Ignatius on Obedience (1554)

A Neapolitan woman had started a home for six or seven abandoned girls, whom she brought to the Jesuit church for the sacraments. She rented a house next door to the Jesuits, where the girls’ windows looked onto the men’s rooms. When she refused to move, the Jesuit superior, Alfonso Salmerón, threatened to deny the girls the sacraments in the Jesuit church. Giovan Francesco Araldo, their chaplain, wrote to Andres de Oviedo, protesting this highhandedness and asking him to intercede with Ignatius to countermand Salmerón’s action. Araldo received the following reply, which must have disappointed him. Ignatius reminds Araldo that Salmerón was his superior and, as such, received a “special influx of [God’s] light in guiding him.” Therefore, Salmerón’s actions were to be respected.

For more sources from Ignatius, please visit the Letters of Ignatius of Loyola.



Dear Father in Christ, Master Giovan Francesco:

I have seen Your Reverence’s letter to Father Master Andres [de Oviedo]; and while I am convinced that you were led to write as you did by your good and fervent will to serve God, you nevertheless clearly step beyond the limits of holy obedience and of humility, her mother, in thus manifesting an opinion dissenting from and even opposed to that of Father Master Salmerón, whose decision you wish to change as though he stood in error. And yet, if you remember that he is the superior, and that, over and above the light of learning and prudence and experience that he possesses, God our Lord cooperates with a special influx of his light in guiding him because of his responsibility for governing the college, then you should think that your own judgment is more likely to go wrong than his, and that having represented your view, you should be quicker to submit your judgment to his than to set aside his for yours. For myself, I do not believe that Father Salmerón would have forbidden these ladies to receive the sacraments in your church except for a serious reason. While this was not written to us, I suppose that their being housed so close to the college is likely to engender some suspicion. Or perhaps there is some other reason, more visible to one with a universal rather than a particular view. Because of the special love I bear Your Reverence, I did not want to fail to bring this to your attention.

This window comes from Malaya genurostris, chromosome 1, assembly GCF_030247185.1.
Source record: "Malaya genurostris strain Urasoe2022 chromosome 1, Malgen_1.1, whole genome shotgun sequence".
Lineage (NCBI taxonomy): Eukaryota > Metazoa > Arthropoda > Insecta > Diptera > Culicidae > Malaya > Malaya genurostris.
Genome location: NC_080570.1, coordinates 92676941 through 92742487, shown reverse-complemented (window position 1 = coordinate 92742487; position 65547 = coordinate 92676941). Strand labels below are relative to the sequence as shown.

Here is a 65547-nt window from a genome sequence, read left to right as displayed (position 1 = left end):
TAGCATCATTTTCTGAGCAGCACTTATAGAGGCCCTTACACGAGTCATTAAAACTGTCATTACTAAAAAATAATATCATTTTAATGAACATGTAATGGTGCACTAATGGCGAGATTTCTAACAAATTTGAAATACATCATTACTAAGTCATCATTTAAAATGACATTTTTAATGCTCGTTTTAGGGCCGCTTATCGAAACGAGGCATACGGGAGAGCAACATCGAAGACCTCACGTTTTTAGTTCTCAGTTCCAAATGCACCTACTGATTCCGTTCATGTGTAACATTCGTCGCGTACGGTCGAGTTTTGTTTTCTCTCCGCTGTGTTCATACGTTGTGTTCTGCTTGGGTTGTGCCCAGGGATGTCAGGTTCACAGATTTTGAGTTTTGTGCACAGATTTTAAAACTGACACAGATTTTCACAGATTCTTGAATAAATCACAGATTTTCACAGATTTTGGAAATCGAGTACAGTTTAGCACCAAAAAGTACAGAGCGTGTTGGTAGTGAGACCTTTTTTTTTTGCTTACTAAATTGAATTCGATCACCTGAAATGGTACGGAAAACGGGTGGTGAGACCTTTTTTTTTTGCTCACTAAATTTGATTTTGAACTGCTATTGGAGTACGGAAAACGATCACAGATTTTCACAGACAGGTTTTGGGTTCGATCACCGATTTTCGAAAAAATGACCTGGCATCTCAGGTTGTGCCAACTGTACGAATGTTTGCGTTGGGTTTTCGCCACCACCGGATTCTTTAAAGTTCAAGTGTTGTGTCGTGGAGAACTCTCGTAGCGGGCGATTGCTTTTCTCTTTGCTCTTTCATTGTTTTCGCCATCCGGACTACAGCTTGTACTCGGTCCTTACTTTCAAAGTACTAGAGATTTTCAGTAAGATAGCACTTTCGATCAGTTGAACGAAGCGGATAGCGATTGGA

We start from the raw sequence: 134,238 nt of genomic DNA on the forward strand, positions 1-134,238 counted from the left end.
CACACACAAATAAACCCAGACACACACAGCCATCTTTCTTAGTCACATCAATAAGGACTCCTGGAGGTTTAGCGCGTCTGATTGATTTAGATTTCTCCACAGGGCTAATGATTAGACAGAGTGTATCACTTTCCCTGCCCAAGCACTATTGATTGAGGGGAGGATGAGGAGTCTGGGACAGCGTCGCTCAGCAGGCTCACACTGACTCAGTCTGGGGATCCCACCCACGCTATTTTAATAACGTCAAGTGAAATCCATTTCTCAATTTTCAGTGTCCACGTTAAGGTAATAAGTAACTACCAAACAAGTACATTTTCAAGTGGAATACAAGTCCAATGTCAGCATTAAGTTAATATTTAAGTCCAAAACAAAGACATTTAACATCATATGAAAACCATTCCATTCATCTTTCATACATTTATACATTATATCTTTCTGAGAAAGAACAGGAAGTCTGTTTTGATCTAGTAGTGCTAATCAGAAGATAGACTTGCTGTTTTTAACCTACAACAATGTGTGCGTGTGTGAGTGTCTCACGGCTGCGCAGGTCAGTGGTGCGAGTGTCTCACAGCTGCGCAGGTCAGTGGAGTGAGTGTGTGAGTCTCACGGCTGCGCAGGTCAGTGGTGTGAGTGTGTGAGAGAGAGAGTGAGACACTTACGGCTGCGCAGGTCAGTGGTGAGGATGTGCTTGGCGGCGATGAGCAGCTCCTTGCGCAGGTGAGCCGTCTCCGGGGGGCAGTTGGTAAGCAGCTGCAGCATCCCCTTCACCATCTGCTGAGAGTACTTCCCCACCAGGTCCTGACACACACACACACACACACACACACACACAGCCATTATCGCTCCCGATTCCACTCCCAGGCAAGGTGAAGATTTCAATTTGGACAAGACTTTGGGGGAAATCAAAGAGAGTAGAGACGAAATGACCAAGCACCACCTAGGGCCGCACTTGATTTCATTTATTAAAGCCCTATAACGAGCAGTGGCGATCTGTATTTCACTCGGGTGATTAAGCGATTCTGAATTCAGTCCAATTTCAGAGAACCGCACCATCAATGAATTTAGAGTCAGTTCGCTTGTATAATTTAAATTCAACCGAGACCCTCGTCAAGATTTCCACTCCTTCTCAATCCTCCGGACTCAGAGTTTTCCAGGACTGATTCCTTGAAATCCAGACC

Therewith I commend myself to Your Charity’s prayers and sacrifices, etc.

Sent September 16, 1554




Original Source (English translation):

Ignatius of Loyola: Letters and Instructions, ed. John W. Padberg, et al. St. Louis, Mo.: Institute of Jesuit Sources, 1996, “To Giovan Francesco Araldo, Rome, September 16, 1554,” pg. 514–515.

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